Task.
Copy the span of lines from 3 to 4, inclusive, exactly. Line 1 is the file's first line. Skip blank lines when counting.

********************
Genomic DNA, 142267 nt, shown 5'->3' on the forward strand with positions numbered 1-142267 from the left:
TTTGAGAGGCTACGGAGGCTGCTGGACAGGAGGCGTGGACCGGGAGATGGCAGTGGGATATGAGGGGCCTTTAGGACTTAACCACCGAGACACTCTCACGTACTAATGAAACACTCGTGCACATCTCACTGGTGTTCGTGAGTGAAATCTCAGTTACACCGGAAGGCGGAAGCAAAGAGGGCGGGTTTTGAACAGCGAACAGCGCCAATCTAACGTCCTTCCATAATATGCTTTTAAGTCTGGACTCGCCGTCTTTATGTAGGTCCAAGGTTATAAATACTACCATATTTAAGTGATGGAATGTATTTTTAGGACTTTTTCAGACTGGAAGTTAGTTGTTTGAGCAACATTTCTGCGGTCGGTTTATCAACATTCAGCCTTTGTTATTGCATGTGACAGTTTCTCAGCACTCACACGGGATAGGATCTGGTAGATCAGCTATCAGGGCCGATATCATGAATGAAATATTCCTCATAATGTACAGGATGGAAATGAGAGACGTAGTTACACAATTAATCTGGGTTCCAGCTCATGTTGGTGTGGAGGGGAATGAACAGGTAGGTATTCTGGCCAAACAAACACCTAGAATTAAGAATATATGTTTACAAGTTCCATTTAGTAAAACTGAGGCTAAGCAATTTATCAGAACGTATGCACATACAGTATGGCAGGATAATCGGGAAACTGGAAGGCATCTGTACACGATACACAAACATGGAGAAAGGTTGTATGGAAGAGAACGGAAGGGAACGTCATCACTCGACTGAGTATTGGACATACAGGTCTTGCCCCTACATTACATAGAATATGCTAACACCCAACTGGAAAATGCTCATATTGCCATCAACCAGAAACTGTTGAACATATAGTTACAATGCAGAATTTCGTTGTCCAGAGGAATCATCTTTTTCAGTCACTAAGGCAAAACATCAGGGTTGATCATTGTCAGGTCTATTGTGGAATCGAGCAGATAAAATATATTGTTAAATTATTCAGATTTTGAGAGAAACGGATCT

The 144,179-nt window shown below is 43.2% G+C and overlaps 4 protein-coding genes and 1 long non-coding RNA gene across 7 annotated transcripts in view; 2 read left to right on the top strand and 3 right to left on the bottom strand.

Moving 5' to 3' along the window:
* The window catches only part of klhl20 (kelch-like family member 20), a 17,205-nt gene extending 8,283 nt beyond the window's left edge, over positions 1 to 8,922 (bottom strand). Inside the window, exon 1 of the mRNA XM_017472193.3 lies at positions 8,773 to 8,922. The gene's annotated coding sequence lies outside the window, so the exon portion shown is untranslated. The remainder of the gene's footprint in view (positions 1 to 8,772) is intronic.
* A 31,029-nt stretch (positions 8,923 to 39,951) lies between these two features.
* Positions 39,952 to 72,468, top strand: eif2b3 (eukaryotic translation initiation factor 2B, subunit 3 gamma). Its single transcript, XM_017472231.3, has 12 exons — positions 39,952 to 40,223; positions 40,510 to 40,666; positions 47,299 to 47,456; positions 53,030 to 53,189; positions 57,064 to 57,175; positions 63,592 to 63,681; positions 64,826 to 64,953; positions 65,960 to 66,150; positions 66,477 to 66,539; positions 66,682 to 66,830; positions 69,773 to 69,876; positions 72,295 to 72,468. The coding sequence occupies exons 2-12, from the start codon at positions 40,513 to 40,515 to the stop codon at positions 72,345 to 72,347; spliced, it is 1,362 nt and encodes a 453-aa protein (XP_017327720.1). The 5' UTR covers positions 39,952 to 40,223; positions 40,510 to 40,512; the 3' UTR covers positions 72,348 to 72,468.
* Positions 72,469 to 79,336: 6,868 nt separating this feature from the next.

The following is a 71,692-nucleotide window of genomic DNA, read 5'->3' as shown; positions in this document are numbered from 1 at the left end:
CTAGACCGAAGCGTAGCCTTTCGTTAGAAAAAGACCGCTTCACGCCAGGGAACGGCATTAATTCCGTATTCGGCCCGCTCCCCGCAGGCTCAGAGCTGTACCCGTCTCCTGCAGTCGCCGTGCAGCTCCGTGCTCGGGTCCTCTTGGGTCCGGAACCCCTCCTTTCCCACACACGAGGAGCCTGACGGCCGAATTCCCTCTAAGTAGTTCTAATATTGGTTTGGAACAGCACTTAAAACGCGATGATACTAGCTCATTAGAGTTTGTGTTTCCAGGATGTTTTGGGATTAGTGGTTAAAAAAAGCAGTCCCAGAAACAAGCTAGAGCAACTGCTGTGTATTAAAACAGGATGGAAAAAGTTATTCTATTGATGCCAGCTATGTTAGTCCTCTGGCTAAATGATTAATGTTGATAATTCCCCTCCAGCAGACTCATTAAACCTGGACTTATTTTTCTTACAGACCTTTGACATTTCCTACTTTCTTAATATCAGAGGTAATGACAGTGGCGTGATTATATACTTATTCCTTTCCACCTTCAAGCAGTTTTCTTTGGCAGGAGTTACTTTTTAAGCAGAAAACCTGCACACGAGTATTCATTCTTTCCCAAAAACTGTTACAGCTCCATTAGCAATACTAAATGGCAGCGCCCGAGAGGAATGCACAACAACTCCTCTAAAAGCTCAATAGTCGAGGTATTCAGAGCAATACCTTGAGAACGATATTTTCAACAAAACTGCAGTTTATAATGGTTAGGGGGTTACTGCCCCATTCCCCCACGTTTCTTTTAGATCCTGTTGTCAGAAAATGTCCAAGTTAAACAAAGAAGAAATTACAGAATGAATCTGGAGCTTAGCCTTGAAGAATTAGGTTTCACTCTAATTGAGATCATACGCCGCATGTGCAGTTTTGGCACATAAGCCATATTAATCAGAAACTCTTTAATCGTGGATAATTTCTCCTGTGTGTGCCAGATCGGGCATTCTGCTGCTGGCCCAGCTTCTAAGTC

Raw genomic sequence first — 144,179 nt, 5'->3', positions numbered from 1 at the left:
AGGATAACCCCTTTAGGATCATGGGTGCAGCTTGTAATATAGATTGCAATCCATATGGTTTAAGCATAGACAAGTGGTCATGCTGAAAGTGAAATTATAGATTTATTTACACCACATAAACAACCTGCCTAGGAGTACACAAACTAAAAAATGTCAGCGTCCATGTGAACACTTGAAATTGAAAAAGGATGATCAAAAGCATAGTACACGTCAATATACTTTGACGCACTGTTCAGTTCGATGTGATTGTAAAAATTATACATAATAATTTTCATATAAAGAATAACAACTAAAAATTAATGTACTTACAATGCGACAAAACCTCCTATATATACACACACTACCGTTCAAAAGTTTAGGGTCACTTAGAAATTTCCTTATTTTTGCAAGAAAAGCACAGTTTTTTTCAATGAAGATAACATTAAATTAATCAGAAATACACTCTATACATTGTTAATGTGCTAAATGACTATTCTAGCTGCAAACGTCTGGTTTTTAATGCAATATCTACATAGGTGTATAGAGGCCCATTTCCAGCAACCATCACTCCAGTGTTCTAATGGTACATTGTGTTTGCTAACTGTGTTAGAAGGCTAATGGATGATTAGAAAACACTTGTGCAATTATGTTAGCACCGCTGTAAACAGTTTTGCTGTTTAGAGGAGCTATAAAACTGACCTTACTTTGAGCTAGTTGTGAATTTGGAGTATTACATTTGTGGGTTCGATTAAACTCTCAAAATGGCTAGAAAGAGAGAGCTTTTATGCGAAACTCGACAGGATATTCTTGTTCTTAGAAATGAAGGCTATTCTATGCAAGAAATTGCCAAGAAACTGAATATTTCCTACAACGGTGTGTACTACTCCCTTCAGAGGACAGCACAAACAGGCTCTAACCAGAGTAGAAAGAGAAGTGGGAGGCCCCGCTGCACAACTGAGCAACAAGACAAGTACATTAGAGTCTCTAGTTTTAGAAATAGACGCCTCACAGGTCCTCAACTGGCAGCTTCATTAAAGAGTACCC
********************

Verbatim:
The 144,179-nt window shown below is 43.2% G+C and overlaps 4 protein-coding genes and 1 long non-coding RNA gene across 7 annotated transcripts in view; 2 read left to right on the top strand and 3 right to left on the bottom strand.

Moving 5' to 3' along the window: